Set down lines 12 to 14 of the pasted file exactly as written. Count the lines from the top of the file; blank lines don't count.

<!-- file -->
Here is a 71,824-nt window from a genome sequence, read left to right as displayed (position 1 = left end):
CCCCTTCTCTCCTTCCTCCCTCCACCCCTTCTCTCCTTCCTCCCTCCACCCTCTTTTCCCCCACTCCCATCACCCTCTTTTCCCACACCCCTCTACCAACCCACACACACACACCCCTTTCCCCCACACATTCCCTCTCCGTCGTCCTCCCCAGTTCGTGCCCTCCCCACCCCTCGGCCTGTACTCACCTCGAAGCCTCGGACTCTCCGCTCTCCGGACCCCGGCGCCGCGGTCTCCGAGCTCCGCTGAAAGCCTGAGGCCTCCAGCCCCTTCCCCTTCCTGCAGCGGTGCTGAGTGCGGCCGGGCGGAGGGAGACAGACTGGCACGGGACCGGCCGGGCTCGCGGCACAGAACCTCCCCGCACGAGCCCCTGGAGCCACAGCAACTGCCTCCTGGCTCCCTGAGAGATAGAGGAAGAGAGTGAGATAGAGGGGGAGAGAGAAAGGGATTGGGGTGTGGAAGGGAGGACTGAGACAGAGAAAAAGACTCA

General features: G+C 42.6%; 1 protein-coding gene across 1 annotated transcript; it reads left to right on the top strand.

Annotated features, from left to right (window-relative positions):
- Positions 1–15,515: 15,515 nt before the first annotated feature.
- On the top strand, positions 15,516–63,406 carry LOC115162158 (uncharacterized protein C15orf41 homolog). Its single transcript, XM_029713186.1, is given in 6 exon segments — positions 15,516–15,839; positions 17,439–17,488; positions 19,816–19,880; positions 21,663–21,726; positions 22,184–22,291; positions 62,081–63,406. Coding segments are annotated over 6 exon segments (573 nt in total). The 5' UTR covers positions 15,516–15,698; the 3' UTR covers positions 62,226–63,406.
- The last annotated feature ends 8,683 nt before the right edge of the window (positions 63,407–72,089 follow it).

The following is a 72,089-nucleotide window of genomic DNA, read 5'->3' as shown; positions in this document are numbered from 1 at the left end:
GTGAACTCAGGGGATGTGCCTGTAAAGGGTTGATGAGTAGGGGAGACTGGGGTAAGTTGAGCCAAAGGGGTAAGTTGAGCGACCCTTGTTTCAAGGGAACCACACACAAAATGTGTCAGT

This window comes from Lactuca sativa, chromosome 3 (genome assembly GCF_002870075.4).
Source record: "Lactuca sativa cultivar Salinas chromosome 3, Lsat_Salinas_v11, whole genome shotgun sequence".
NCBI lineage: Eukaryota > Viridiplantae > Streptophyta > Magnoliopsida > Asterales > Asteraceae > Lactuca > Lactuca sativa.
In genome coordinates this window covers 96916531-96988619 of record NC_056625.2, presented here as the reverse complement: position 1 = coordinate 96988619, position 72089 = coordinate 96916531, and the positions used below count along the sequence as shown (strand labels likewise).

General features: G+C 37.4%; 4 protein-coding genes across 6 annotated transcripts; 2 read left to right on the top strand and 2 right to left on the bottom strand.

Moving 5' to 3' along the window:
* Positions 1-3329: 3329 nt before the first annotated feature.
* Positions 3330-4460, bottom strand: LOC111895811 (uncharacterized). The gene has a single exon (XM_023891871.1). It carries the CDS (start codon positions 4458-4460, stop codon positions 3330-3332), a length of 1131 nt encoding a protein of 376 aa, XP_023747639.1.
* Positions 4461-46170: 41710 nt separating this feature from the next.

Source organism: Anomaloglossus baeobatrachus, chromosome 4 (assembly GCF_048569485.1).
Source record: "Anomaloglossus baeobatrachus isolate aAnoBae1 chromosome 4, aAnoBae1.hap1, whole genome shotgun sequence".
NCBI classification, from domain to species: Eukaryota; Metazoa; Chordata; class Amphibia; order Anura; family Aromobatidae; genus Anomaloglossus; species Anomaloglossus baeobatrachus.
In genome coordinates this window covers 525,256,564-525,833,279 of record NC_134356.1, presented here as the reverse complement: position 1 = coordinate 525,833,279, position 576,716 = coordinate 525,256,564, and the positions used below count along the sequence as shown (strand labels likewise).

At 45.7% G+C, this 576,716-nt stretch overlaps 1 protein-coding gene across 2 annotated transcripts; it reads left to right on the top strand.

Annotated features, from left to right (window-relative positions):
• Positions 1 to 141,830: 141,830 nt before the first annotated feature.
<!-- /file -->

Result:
NCBI lineage: Eukaryota > Viridiplantae > Streptophyta > Magnoliopsida > Asterales > Asteraceae > Lactuca > Lactuca sativa.
In genome coordinates this window covers 96916531-96988619 of record NC_056625.2, presented here as the reverse complement: position 1 = coordinate 96988619, position 72089 = coordinate 96916531, and the positions used below count along the sequence as shown (strand labels likewise).

General features: G+C 37.4%; 4 protein-coding genes across 6 annotated transcripts; 2 read left to right on the top strand and 2 right to left on the bottom strand.